Included in the expansion are the city’s first dual language pre-K programs in Bengali and Russian, which will open in Jamaica, Queens, and the Upper West Side, Manhattan, respectively. The other additions will build on programs in Spanish, Mandarin and Italian. Every borough is represented in the expansion, with 11 new programs in Manhattan, nine in Brooklyn, six in Queens, five in the Bronx, and two on Staten Island.

In the dual-language model, students split their time between instruction in English and another language. At P.S. 20 Anna Silver, where the recent expansion was announced, pre-K students start the morning in English and transition to Mandarin after nap time. Experts say the model works best when the class includes an equal mix of students who are proficient in each language so they can learn from each other as well as the teacher, though it can often be difficult to strike that balance.

Officials and some advocates view dual-language programs as a tool for integration by drawing middle-class families eager to have their children speak two languages into neighborhood schools that they otherwise may not have considered. Research has shown that New York City’s pre-K classrooms tend to be more segregated than kindergarten. In one in six pre-K classrooms, more than 90 percent of students are from a single racial or ethnic background. That’s compared with one in eight kindergarten classrooms, according to a 2016 report by The Century Foundation.

Sharon Stapel, a mother from Brooklyn, said she knew early on that she wanted her daughter to learn another language and strike relationships across cultures. So she travels to the Lower East Side with her four-year-old, Finch, to attend the Mandarin dual-language pre-K program at P.S. 20 Anna Silver. On Wednesday, the city announced it will add a Spanish dual language program at the school.

“We really see it as how you build community with your neighbors and your friends,” Stapel said. “It was also an opportunity for Finch to become involved and engage in the cultures and in the differences that she could see in the classrooms — and really celebrate that difference.”

Citywide, about 13 percent of students are learning English as a new language. That number does not include pre-K since the state does not have a way to identify students’ language status before kindergarten. However, based on census data, it is estimated that 30 percent of three- and four-year-olds in New York are English learners.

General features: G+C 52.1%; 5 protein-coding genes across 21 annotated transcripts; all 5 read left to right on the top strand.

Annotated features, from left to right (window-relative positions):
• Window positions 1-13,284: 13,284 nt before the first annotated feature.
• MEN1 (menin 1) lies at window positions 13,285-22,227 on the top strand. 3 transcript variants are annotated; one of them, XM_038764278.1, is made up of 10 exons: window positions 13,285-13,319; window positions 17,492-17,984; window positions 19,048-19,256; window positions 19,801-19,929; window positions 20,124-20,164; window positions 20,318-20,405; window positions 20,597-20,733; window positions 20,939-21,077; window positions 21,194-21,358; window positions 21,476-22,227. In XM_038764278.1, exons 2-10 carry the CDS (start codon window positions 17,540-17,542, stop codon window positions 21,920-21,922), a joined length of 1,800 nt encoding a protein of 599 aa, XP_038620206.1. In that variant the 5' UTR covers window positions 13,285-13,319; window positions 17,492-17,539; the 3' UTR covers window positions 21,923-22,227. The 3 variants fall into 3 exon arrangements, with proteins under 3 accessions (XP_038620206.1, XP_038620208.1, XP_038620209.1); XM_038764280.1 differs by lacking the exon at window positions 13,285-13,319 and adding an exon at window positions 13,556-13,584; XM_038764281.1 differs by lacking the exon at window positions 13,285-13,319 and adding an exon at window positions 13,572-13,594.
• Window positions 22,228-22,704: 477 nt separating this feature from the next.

Dual-language programs can benefit students who are still learning English — more so than English-only instruction. Nationally and in New York City, students who are learning English are less likely to pass standardized tests and graduate from high school. In one study, students who enrolled in dual-language courses in kindergarten gained the equivalent of one year of reading instruction by eighth grade, compared with their peers who received English-only instruction.

The city has been under pressure to improve outcomes for English learners. Under the previous administration, New York City was placed on a state “corrective action plan” that required the education department to open 125 new bilingual programs by 2013. Though the city fell short of that goal, the current administration has agreed to place every English learner in a bilingual program by the 2018-19 school year.

Among the greatest barriers to achieving that is finding qualified teachers, Fariña said. In some cases, it can be hard to find teachers who are fluent in the target language. In others, teachers who are native in a foreign language may only be certified in their home country, and it can be hard to transfer that certification to New York.

In order to open an Urdu program recently, Fariña said, the teacher, who holds a degree from another country, went through Teaching Fellows, an alternative certification program that usually caters to career-changers or recent college grads.

“I think the biggest challenge we have right now is ensuring our teacher preparation courses are keeping up with our need and demand for teachers who can teach another language,” she said.

now hiring

Wanted: An enrollment chief who can help New York City meet its school diversity goals

PHOTO: Monica Disare
A high-school choice fair in Brooklyn in 2016.

The education department is in the market for a high-level official who will oversee enrollment decisions with an eye toward diversity.

Rob Sanft, who has led the Office of Student Enrollment for the last seven years, is stepping down. His replacement will be responsible for helping Mayor Bill de Blasio’s education department implement a plan, released last June, to boost school diversity.

The senior executive director of enrollment “will be expected to drive forward the vision of school diversity, in collaboration with other DOE offices,” according to the listing.

The enrollment chief has already been central to the city’s diversity initiatives. Deputy Chancellor Josh Wallack said in a statement that Sanft has already worked to end limited unscreened high school admissions, which can present barriers to students, and to change the way students are assigned to middle schools. Both were moves laid out in the city’s diversity plan.

“He has led reforms that make student enrollment easier and more equitable for hundreds of thousands of families every year,” Wallack said.

As more of the city’s diversity initiatives get off the ground, Wallack said integration issues will comprise an even larger role for the new enrollment chief. That only adds to the enormous responsibility of the office, which handles the city’s complicated high school admissions process and competitive gifted and talented program.

Integration advocates have called on the Department of Education to put a high-ranking official in charge of desegregation efforts. While that has yet to happen, Matt Gonzales, who heads integration efforts for the nonprofit New York Appleseed, found the city’s job posting encouraging.

“I think the fact that DOE is embedding a priority towards diversity into the job description of such an important role signifies a real investment in this work,” Gonzales wrote in an email.

David Kirkland, executive director of the New York University Metro Center, said advocates will keep an eye on who ultimately gets tapped for the position.

“Before we declare victory,” he wrote in an email, “I am curious about their background, their diversity status, their commitments to equity and integration, their willingness to work with the broader community to resolve issues.”